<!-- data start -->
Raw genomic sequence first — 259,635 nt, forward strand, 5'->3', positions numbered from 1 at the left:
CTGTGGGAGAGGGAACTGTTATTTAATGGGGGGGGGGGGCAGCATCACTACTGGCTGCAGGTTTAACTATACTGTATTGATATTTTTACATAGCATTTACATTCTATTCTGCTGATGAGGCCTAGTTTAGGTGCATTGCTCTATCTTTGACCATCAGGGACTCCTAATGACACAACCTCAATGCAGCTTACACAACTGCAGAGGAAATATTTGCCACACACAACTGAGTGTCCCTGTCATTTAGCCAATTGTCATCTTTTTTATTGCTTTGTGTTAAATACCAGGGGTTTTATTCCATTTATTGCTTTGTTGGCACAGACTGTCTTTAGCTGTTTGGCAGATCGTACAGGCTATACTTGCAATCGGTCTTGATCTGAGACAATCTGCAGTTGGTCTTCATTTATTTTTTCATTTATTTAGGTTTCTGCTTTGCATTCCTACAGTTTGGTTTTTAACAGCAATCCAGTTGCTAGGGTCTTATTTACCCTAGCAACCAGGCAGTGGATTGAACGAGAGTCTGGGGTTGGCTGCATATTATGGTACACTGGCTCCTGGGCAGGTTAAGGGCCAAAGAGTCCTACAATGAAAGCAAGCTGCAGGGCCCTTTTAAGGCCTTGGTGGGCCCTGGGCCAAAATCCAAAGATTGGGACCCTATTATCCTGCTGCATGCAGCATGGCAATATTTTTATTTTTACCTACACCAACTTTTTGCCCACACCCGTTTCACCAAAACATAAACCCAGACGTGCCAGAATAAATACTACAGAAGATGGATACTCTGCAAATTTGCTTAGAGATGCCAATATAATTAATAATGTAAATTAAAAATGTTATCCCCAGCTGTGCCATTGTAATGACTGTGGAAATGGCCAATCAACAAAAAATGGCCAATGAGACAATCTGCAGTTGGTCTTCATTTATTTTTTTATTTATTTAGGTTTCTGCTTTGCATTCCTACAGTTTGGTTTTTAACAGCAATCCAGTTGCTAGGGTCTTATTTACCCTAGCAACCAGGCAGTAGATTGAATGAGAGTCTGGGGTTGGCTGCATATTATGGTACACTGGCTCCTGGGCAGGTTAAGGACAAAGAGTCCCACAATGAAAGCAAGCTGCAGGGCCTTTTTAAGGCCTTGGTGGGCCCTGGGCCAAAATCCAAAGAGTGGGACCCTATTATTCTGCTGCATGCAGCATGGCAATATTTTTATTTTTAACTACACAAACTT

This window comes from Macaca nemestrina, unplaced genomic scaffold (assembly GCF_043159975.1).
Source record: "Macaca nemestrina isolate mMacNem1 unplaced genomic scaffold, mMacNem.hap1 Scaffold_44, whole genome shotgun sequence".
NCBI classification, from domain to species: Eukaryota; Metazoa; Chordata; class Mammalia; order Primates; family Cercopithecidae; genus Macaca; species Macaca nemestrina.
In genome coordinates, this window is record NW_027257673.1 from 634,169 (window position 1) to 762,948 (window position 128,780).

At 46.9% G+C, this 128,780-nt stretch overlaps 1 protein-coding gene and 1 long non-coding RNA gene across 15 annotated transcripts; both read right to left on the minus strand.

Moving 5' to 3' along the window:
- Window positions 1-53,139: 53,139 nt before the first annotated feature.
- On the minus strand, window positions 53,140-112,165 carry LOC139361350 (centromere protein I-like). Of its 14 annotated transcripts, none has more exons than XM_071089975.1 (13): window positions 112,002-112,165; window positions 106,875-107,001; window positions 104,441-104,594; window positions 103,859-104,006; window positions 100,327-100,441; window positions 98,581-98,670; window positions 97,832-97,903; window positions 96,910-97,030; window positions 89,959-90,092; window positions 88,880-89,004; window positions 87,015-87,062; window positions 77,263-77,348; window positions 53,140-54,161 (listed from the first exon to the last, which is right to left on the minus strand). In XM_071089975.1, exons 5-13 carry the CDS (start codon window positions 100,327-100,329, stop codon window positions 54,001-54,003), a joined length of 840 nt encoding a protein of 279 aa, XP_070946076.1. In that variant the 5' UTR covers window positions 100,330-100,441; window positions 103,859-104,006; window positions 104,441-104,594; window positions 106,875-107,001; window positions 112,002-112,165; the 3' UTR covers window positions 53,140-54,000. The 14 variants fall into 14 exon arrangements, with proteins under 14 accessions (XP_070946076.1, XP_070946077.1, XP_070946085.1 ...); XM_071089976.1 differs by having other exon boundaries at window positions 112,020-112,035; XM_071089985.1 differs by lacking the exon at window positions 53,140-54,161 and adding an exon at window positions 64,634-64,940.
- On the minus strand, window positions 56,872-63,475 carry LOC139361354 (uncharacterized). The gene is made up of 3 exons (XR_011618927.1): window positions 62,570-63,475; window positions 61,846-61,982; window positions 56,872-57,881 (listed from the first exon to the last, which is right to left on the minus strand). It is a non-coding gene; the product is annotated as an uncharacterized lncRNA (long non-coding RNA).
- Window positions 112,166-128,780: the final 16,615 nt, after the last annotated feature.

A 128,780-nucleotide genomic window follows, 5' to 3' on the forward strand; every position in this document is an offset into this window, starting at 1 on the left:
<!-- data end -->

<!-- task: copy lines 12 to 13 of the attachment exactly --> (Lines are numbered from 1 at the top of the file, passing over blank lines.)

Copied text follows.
- Window positions 112,166-128,780: the final 16,615 nt, after the last annotated feature.

A 128,780-nucleotide genomic window follows, 5' to 3' on the forward strand; every position in this document is an offset into this window, starting at 1 on the left: